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More with XML Parser

by orthanc (Monk)
on Apr 19, 2000 at 13:13 UTC ( #8018=perlquestion: print w/ replies, xml ) Need Help??
orthanc has asked for the wisdom of the Perl Monks concerning the following question:

Hi Again

As you guys were so much help with my last XML problem I have another I need help with.

Take this xml below, using XML::Parser I can gain access to the data between
the inside tags.

I need to be able to access the data stored in name,
as it is an attribute of the inside tag I can't figure out how to access it

Is there an option for XML::Parser to make it expand this kind of tag?

Example XML:
	<outside>
		<inside name="Wibble">some data</inside>
	</outside>

Thanks in advance, i'm sure someone will know the answer :)

Comment on More with XML Parser
Re: More with XML Parser
by btrott (Parson) on Apr 19, 2000 at 19:06 UTC
    What handlers are you using w/ XML::Parser? Or are you using one of the Styles? Ie. Tree style?

    If you're using a handler, you can get the data in "name" in your StartTag handler. The attributes are arguments to the handler, like this:

    my $data = <<STOP; <outside> <inside name="Wibble">some data</inside> </outside> STOP my $parser = new XML::Parser(Handlers => { Start => \&start_tag }); $parser->parse($data); sub start_tag { my $expat = shift; my $element = shift; my %attrs = @_; print $attrs{name}; }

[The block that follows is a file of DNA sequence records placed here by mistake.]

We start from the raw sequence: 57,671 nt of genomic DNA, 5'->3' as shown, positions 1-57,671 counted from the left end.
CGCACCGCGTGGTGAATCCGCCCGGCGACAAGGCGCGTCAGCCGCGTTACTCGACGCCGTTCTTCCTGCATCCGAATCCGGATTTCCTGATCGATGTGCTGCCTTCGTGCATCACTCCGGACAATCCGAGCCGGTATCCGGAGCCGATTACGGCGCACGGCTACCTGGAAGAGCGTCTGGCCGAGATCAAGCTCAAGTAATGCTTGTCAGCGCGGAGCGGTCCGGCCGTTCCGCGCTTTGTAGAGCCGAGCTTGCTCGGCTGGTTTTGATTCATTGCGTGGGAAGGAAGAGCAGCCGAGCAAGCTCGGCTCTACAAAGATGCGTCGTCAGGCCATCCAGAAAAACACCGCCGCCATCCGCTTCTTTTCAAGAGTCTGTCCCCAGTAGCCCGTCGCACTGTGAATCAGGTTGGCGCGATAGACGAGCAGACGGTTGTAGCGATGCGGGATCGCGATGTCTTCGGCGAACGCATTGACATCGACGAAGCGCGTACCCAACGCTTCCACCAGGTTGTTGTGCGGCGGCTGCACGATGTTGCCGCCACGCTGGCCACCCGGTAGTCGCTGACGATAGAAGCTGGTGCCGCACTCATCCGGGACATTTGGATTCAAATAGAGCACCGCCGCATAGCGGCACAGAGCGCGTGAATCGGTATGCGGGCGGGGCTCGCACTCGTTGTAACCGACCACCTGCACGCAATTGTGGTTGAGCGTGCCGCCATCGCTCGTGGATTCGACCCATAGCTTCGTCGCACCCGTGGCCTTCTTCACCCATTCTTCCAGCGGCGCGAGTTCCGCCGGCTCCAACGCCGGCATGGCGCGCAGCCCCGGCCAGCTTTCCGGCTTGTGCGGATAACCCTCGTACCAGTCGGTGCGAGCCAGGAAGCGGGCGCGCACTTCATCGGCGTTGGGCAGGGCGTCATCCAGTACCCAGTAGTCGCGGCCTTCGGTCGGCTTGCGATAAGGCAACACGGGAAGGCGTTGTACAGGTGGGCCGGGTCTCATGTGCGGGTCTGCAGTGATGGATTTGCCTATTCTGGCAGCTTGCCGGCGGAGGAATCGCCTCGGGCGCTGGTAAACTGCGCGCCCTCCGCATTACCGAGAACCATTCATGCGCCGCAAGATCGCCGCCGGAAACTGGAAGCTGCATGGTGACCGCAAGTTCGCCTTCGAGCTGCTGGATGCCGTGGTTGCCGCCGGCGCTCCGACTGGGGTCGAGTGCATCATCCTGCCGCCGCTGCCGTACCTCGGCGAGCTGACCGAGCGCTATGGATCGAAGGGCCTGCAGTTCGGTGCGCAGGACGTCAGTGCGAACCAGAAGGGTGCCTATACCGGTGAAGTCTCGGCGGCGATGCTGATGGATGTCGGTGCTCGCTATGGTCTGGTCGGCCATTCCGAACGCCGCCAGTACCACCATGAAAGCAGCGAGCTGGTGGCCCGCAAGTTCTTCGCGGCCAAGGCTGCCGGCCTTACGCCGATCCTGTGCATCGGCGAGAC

If you're using the Tree style, I'm not sure exactly where you can find the value of name... try using Data::Dumper to print out the tree and see where it shows up.
    use Data::Dumper; my $tree = $parser->parse($data); print Dumper $tree;
      With the Tree style, each element node is an array. The first member is the name of that element, the second is a reference to an array (the content of that element). The first item of that array is a hash reference which contains any attributes (or nothing, if there are none). The data structure looks something like this:
      [ "outside", [ "inside", [ { "name" => "Wibble"}, 0, "some data"] ] ]
      Yuck.
      Yeah, the Tree style is kind of icky, I think. :)

      To the OP: if your XML file is pretty simple, you should try using XML::Simple. It loads your data into a nice hash-of-hashes tree.

      use XML::Simple; my $xml = XMLin("foo.xml"); use Data::Dumper; print Dumper $xml;
      For your particular example, I got these results:
      $VAR1 = { 'inside' => { 'name' => 'Wibble', 'content' => 'some data' } };
      So you could get the contents of name like this:
      my $name = $xml->{'inside'}{'name'};

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